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AltaRomAltaModa 2012: Wayne Maser
January 27, 2012
An inspiring monographic exhibition traces the 30 years of work from the American cult photographer at this year's festival
- Text by Tommaso Fagioli
The Capitoline Fashion Week is a unique opportunity to plunge into the world of historical Italian fashion houses and international creative realities. As usual, there are many side-events from the catwalks that deserve attention. To inaugurate this tenth winter edition, we’d like to point out a nice monographic exhibition “Wayne Maser – Disposable” curated by Susi Billingsley and Cecile Leroy-Beaulieu under the patronage of AltaRoma.
Wayne Maser is an old-fashion photographer who never liked to be under the spotlights but he’s well-known around the world for having photographed the faces of the most important people in the last 30 years. If you think of an image of Johnny Depp, Rob Lowe, Madonna, Mariah Carey, Clint Eastwood, Brigitte Nielsen, Whitney Houston, Angelina Jolie, Elizabeth Taylor and Mikhail Baryshnikov, probably you are imagining one of Maser’s shots. Master of the portrait, he worked for major fashion houses and its black and white images have made over the years the birth of a new aesthetic language in balance between Richard Avedon and Helmut Newton, inspiring many of the greatest fashion photographers in the last decade. On a visit to Rome, we interviewed him in an exclusive for Satellite Voices.
Satellite Voices: Where did the idea for this monographic exhibition come from?
Wayne Maser: I do not usually do photo shows and the idea was born a little by accident. Some time ago, I was bringing my daughter’s pictures to print and I found an old contact sheet of mine so I also printed out a photo from the negative. I became intrigued to dredge up my past and I started thinking about my history. From then on, this is how the whole project came about but, I must say, without the valuable work of Susi and Cecile, it would have never have been possible.
SV: Why Rome?
Wayne Maser: I find Rome very welcoming and full of surprises, a place where you can lose yourself and even hide. It is a refined city but with a strong popular component, much less intrusive and glamorous than other capitals. In a way, it reminds me of the Lower East Side in New York and Los Angeles. Let's say a mix between the two. I lived here in the past, I stayed in Piazza Vittorio in the Esquiline quarter, a place that I love very much. It’s been a while since my last visit and I sense an air of novelty around, some sober optimism that perhaps preludes to a change.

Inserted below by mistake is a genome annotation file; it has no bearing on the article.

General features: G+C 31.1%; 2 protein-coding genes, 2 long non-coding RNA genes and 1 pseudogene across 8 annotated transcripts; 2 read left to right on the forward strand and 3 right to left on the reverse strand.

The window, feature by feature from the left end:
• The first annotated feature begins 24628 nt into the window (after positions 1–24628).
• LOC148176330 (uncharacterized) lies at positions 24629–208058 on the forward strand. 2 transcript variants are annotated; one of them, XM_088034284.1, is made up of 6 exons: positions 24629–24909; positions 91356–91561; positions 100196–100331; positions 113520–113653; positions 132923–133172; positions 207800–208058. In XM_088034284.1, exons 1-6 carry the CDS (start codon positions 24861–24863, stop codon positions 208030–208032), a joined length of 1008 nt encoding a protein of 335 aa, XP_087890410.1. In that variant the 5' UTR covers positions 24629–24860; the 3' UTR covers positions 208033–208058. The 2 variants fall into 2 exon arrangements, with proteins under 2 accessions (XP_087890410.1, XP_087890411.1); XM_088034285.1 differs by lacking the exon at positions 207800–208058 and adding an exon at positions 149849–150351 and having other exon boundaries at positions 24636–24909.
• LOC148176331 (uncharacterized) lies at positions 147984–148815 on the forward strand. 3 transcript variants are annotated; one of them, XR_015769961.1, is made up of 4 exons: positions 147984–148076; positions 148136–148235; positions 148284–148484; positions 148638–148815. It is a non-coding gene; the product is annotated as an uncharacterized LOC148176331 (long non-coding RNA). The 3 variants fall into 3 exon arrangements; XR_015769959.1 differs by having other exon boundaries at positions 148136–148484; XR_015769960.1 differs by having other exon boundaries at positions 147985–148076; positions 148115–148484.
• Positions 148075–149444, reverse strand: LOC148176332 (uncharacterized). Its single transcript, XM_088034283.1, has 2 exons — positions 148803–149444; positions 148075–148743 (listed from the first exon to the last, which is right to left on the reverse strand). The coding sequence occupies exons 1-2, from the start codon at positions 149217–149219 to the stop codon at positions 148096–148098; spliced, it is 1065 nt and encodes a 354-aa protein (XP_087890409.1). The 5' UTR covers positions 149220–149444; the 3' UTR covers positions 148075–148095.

SV: You have never held an archive or catalogued your work, and many negatives have been lost. Why?
Wayne Maser: A lot of people is surprised about this but I do not care. I’m not a sentimental person, and perhaps “disposable” is the only project in which I have made myself available to a touch of sentimentality. You'll see why. I have always had an approach guided from the fascination for the ephemeral and transitory nature of things, despite having actually used the photograph as a mean of expression which naturally aim to preserve for good the subject it portrays.
SV: What relationship do you have with the term "disposable"?
Wayen Maser: Initially we wanted to call it “Fragments”. We liked the idea of reconstructing an archive, of rebuilding the story of my work since I have never held a catalogue. But then we thought of “Disposable” because, while maintaining the idea of summary, it also expresses the philosophy of my approach to work. I didn’t fancy a merely self-celebrating thing, I really wanted it to be a show for the people where people could bring something home. And in butcher's paper, with which you hastily wrap any kind of object that symbolises the idea of transit, the transience of time, the brevity of moments and emotions, the volatility of the stories.
SV: The great photographer Raymond K. Metzker was one of your teacher at the Philadelphia College of Art. What have you learned from him?
Wayne Maser: The idea of creating a language through pictures, the opportunity to create real visual sentences. The exploration of the formal potential of the black and white.
SV: In fact, even his photos are very narrative, as if they were fragments of stories. There is a writer who likes most?
Wayne Maser: Well, being American, I am obliged to say Hemingway! There’s a nice phrase by that I cannot quote correctly but basically it’s a about a sort of retroactive nostalgia that activates in certain places that you know you have to leave. A feeling that I often had in my stay in Africa.
SV: What is your relationship with nudity, a frequent subject in your photos?
Wayne Maser: I would say very free and spontaneous. The pure nude is a timeless subject very different from the more or less dressed bodies in fashion, which are exhibited with a different syntax. Those once are somehow old from the very moment you shot them. For a photographer it is more difficult to photograph a nude, because it is a subject with a very polyvalent meaning and you never know how people will judge it.
"Wayne Maser - Disposable" - at Vitellara 56, Saturday 28 from 6:30 to 9:00 pm @
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